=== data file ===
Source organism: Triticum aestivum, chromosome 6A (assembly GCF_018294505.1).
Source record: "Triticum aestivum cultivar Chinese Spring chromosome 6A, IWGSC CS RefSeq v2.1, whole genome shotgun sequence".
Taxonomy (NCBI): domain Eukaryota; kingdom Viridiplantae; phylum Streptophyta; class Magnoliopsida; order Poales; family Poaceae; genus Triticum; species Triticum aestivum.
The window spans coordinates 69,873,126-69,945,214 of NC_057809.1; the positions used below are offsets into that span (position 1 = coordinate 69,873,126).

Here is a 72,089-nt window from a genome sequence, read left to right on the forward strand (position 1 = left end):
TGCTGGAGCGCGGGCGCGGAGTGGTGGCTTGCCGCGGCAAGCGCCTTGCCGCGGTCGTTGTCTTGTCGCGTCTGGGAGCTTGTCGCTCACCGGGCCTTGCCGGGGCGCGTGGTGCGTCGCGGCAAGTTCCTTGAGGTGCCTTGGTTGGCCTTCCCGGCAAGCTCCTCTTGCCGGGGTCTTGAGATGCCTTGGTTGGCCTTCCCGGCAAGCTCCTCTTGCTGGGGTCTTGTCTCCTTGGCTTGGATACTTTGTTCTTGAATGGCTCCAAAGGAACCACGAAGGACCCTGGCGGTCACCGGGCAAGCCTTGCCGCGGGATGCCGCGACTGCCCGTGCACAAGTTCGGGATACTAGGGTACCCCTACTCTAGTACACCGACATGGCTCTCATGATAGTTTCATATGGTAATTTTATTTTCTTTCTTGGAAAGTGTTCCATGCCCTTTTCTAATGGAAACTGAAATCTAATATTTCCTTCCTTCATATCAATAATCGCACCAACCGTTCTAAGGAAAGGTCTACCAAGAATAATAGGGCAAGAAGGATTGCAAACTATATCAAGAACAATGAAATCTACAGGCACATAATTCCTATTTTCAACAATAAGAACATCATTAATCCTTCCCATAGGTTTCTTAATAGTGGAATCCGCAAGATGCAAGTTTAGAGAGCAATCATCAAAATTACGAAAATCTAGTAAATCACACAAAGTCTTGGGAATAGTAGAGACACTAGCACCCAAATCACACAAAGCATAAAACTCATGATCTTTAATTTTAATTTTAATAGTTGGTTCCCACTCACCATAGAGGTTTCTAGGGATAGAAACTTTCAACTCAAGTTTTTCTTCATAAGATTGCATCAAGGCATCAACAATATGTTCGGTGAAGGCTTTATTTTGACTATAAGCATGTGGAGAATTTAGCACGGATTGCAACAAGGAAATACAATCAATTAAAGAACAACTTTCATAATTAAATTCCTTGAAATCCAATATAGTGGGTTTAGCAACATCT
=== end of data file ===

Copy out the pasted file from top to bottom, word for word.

Source organism: Triticum aestivum, chromosome 6A (assembly GCF_018294505.1).
Source record: "Triticum aestivum cultivar Chinese Spring chromosome 6A, IWGSC CS RefSeq v2.1, whole genome shotgun sequence".
Taxonomy (NCBI): domain Eukaryota; kingdom Viridiplantae; phylum Streptophyta; class Magnoliopsida; order Poales; family Poaceae; genus Triticum; species Triticum aestivum.
The window spans coordinates 69,873,126-69,945,214 of NC_057809.1; the positions used below are offsets into that span (position 1 = coordinate 69,873,126).

Here is a 72,089-nt window from a genome sequence, read left to right on the forward strand (position 1 = left end):
TGCTGGAGCGCGGGCGCGGAGTGGTGGCTTGCCGCGGCAAGCGCCTTGCCGCGGTCGTTGTCTTGTCGCGTCTGGGAGCTTGTCGCTCACCGGGCCTTGCCGGGGCGCGTGGTGCGTCGCGGCAAGTTCCTTGAGGTGCCTTGGTTGGCCTTCCCGGCAAGCTCCTCTTGCCGGGGTCTTGAGATGCCTTGGTTGGCCTTCCCGGCAAGCTCCTCTTGCTGGGGTCTTGTCTCCTTGGCTTGGATACTTTGTTCTTGAATGGCTCCAAAGGAACCACGAAGGACCCTGGCGGTCACCGGGCAAGCCTTGCCGCGGGATGCCGCGACTGCCCGTGCACAAGTTCGGGATACTAGGGTACCCCTACTCTAGTACACCGACATGGCTCTCATGATAGTTTCATATGGTAATTTTATTTTCTTTCTTGGAAAGTGTTCCATGCCCTTTTCTAATGGAAACTGAAATCTAATATTTCCTTCCTTCATATCAATAATCGCACCAACCGTTCTAAGGAAAGGTCTACCAAGAATAATAGGGCAAGAAGGATTGCAAACTATATCAAGAACAATGAAATCTACAGGCACATAATTCCTATTTTCAACAATAAGAACATCATTAATCCTTCCCATAGGTTTCTTAATAGTGGAATCCGCAAGATGCAAGTTTAGAGAGCAATCATCAAAATTACGAAAATCTAGTAAATCACACAAAGTCTTGGGAATAGTAGAGACACTAGCACCCAAATCACACAAAGCATAAAACTCATGATCTTTAATTTTAATTTTAATAGTTGGTTCCCACTCACCATAGAGGTTTCTAGGGATAGAAACTTTCAACTCAAGTTTTTCTTCATAAGATTGCATCAAGGCATCAACAATATGTTCGGTGAAGGCTTTATTTTGACTATAAGCATGTGGAGAATTTAGCACGGATTGCAACAAGGAAATACAATCAATTAAAGAACAACTTTCATAATTAAATTCCTTGAAATCCAATATAGTGGGTTTAGCAACATCT